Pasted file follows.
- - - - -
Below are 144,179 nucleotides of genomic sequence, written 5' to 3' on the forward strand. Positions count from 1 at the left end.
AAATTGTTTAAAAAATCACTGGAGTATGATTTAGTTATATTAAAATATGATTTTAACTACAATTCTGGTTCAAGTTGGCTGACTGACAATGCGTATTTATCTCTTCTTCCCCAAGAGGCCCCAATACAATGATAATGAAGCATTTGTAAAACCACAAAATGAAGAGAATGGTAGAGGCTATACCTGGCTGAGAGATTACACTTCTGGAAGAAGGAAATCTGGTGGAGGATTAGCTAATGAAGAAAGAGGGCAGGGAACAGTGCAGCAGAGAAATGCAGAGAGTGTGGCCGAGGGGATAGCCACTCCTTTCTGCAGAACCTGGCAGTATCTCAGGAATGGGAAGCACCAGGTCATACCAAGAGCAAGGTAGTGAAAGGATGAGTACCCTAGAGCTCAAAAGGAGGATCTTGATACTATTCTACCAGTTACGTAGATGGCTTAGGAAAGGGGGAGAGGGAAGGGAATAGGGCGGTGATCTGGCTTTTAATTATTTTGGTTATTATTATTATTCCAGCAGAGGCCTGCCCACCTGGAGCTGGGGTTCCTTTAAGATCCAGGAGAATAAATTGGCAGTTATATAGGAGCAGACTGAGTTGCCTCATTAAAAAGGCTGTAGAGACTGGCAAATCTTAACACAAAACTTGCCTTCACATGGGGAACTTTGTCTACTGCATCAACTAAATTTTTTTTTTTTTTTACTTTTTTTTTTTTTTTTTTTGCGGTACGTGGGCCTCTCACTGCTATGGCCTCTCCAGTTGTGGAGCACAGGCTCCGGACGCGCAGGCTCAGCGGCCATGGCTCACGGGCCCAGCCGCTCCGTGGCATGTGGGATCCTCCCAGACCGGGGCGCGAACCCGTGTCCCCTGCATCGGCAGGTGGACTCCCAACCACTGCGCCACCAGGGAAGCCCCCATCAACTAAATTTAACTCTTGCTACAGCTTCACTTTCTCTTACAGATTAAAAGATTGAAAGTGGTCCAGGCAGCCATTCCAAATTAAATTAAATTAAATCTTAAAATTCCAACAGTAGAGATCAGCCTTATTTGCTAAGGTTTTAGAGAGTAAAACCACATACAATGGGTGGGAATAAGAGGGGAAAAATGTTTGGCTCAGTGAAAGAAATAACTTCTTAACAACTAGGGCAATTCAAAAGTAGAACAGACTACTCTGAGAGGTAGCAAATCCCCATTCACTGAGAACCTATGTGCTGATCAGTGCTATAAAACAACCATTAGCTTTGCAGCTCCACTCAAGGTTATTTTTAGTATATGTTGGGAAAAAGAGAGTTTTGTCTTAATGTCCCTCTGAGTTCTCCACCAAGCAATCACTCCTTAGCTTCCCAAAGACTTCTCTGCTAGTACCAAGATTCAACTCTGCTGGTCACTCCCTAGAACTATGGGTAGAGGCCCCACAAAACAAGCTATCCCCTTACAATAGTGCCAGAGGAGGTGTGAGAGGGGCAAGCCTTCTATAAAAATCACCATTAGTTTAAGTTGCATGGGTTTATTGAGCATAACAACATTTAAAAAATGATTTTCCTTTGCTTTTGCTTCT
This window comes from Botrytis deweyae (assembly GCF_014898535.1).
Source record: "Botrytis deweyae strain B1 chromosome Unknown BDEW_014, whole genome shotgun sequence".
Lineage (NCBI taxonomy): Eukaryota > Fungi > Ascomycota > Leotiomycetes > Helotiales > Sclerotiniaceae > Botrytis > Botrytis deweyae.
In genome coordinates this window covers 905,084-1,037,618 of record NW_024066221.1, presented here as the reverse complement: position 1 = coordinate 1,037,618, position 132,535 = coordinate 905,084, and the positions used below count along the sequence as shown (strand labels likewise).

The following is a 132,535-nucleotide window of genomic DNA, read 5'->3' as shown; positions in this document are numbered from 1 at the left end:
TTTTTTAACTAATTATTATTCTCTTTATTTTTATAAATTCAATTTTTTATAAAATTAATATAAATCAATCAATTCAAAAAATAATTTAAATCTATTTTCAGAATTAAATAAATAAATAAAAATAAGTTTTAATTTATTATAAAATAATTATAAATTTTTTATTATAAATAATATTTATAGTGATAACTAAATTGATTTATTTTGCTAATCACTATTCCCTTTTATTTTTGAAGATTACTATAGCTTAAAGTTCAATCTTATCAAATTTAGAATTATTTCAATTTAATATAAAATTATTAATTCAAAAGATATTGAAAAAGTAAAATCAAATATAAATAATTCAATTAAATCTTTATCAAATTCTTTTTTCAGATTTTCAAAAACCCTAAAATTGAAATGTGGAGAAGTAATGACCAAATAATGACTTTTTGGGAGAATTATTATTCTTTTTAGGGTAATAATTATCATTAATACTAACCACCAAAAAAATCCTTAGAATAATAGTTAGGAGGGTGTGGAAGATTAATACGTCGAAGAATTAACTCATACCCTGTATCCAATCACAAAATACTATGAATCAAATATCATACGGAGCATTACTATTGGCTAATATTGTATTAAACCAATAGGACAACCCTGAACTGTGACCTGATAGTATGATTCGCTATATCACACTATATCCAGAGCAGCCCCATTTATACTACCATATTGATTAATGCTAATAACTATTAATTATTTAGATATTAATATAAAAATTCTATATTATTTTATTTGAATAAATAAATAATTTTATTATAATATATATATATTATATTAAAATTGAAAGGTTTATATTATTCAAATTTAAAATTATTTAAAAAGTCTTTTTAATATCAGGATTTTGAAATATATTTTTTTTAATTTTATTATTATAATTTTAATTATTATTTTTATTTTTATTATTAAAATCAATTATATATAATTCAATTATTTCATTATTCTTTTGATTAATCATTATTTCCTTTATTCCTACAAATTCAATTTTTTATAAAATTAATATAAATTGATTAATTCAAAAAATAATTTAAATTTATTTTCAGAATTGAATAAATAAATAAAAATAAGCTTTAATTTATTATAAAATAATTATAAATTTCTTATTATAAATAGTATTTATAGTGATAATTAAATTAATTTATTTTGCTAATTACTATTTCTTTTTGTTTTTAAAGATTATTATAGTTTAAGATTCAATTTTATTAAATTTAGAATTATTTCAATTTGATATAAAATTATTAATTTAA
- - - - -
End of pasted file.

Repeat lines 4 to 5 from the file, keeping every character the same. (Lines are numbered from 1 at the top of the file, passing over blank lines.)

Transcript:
Source record: "Botrytis deweyae strain B1 chromosome Unknown BDEW_014, whole genome shotgun sequence".
Lineage (NCBI taxonomy): Eukaryota > Fungi > Ascomycota > Leotiomycetes > Helotiales > Sclerotiniaceae > Botrytis > Botrytis deweyae.